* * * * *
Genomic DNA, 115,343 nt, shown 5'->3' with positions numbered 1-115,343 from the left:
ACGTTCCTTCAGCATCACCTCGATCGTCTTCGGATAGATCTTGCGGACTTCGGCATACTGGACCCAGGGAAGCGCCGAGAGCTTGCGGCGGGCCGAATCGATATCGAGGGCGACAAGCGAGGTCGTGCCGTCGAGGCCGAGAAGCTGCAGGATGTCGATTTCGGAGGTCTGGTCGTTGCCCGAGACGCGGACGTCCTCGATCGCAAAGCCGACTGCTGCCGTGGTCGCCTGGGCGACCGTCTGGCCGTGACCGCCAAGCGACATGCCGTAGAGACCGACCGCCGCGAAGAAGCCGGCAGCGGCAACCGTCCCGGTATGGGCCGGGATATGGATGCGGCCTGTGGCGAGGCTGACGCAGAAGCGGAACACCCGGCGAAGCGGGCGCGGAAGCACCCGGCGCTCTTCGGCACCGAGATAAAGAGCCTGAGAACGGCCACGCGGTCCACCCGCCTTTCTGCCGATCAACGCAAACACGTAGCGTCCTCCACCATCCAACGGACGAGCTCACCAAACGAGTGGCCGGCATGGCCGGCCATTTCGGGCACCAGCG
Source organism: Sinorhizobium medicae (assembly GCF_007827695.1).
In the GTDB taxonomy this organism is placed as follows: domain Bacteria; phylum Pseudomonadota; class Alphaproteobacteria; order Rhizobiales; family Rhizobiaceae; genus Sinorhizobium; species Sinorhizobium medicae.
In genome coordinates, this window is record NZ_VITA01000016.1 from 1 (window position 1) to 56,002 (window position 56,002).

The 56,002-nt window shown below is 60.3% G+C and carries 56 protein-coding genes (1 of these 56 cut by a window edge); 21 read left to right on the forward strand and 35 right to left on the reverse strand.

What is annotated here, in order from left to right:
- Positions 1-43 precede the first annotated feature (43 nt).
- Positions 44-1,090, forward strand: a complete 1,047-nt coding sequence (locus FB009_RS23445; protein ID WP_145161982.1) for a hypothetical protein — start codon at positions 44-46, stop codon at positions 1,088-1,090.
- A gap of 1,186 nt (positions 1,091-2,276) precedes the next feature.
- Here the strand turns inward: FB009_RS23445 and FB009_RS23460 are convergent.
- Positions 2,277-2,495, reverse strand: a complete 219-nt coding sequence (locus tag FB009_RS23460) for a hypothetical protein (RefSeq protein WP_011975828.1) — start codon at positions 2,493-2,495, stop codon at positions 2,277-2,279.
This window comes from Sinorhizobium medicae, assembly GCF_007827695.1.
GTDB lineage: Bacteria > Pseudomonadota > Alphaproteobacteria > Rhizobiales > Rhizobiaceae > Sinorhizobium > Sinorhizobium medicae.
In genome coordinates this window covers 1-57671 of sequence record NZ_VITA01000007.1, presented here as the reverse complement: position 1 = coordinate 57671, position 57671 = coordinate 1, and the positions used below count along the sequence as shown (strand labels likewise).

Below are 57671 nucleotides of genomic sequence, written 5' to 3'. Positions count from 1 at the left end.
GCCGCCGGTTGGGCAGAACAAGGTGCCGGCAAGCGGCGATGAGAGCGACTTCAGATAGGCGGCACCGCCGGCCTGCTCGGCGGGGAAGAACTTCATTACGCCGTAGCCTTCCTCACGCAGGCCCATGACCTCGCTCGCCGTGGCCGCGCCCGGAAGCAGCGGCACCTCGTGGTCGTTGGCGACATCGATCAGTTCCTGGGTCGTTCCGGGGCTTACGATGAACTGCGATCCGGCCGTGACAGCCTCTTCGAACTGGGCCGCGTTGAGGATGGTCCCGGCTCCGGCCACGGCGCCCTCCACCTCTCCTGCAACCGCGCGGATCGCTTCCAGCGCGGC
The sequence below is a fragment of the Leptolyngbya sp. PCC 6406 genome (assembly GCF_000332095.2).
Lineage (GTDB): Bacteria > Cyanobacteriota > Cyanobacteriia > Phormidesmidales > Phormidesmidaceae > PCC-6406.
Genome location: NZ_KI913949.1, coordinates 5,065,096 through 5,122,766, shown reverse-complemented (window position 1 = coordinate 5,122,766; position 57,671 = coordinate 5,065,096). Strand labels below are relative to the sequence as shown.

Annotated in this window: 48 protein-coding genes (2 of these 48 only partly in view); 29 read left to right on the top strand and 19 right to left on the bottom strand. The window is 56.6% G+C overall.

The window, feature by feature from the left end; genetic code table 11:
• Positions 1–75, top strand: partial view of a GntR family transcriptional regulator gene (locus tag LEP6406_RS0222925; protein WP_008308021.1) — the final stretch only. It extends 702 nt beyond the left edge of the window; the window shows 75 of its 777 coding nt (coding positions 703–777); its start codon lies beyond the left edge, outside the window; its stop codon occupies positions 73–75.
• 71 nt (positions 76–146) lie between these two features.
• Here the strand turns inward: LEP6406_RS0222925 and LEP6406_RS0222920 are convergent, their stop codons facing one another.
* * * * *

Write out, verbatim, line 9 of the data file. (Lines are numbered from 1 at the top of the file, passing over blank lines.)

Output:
- Positions 44-1,090, forward strand: a complete 1,047-nt coding sequence (locus FB009_RS23445; protein ID WP_145161982.1) for a hypothetical protein — start codon at positions 44-46, stop codon at positions 1,088-1,090.